Safety and Efficacy of Eculizumab in Patients with Refractory Myasthenia Gravis

Book about Myasthenia gravis and medication, injection, syringe and pills
There was a rapid and sustained clinical response in patients treated with eculizumab for anti-acetylcholine receptor-positive refractory generalized myasthenia gravis.

In patients with anti-acetylcholine receptor-positive (AChR+) refractory generalized myasthenia gravis (MG), treatment with eculizumab, a humanized monoclonal antibody that binds to the human C5 complement protein, was associated with rapid and sustained clinical response, according to study results published in Neurology.

While immunosuppressive therapies are effective for most patients with MG, up to 15% show an inadequate response and are considered to have refractory MG. An interim analysis of the REGAIN study ( Identifier: NCT01997229) showed that the benefits of eculizumab were sustained for 3 years in patients with AChR+ refractory generalized MG.

The objective of the current study was to report the final data on the efficacy of eculizumab in patients with refractory generalized MG during REGAIN and up to open-label week 130 using Myasthenia Gravis Foundation of America (MGFA). MGFA post-intervention status can be used to assess changes in a patient’s condition after treatment. This includes improvement, worsening or no change in clinical manifestations from before treatment.

The analysis included 117 patients who completed the REGAIN study and continued into the open-label extension ( Identifier: NCT02301624). Of these, 56 participants were treated with eculizumab in the REGAIN study and continued the active medication in the open label extension, and 61 participants received placebo during the REGAIN trial and switched to eculizumab in the open-label study.

At week 26, improved status was more common with eculizumab compared with placebo (60.7% vs 41.7%, respectively), while worsening was reported in 1 eculizumab-treated patient and 5 placebo-given patients. A greater proportion of patients treated with eculizumab than placebo achieved an MGFA post-intervention status of minimal manifestations (25.0% vs 13.3%, respectively; common odds ratio, 2.3; 95% CI: 1.1-4.5).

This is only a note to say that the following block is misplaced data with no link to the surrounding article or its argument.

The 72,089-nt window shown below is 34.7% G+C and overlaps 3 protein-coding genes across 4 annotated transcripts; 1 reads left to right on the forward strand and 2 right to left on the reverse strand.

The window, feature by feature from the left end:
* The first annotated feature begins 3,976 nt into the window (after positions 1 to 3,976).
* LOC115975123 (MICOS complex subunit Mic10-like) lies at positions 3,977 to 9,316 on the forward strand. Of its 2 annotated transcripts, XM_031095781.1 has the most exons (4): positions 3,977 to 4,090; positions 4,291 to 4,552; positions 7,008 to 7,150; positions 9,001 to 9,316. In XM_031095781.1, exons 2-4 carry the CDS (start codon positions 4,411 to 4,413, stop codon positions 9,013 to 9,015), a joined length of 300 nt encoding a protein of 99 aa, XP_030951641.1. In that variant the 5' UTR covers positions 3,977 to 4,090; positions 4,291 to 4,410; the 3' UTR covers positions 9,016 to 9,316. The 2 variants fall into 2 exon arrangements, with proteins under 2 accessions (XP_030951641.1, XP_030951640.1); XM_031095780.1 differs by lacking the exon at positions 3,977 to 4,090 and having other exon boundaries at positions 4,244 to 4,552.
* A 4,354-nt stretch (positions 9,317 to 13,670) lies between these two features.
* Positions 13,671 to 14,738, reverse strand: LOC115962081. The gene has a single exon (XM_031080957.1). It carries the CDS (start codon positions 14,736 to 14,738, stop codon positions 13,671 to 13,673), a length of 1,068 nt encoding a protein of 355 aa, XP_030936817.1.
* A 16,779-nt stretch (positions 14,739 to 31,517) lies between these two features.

At week 130 of the open-label study, results indicated improved status in most patients of both groups: 80 percent of patients who were treated with eculizumab and continued it in the open-label extension, compared with 94.3% of those who switched from placebo to eculizumab. At this point, 57.1% of patients achieved an MGFA post-intervention status of minimal manifestations.

The safety profile of eculizumab was consistent with its known profile. Study researchers reported no new safety signals. The most common adverse events with eculizumab were headache (44.4%) and nasopharyngitis (38.5%).  Worsening of MG and MG crisis, reported in 15.4% and 3.4% of patients, respectively, were the most common serious adverse events.

The open-label design of the extension study was the chief limitation of this analysis.

“These findings further support the long-term effectiveness of eculizumab for use in patients with AChR+ [anti-acetylcholine receptor-positive] refractory gMG [generalized MG],” concluded the study researchers.

Disclosure: This clinical trial was supported by Alexion Pharmaceuticals. Please see the original reference for a full list of authors’ disclosures.


Mantegazza R, Wolfe GI, Muppidi S, et al. Post-intervention status in patients with refractory myasthenia gravis treated with eculizumab during REGAIN and its open-label extension. Neurology. Published online November 23, 2020. doi:10.1212/WNL.0000000000011207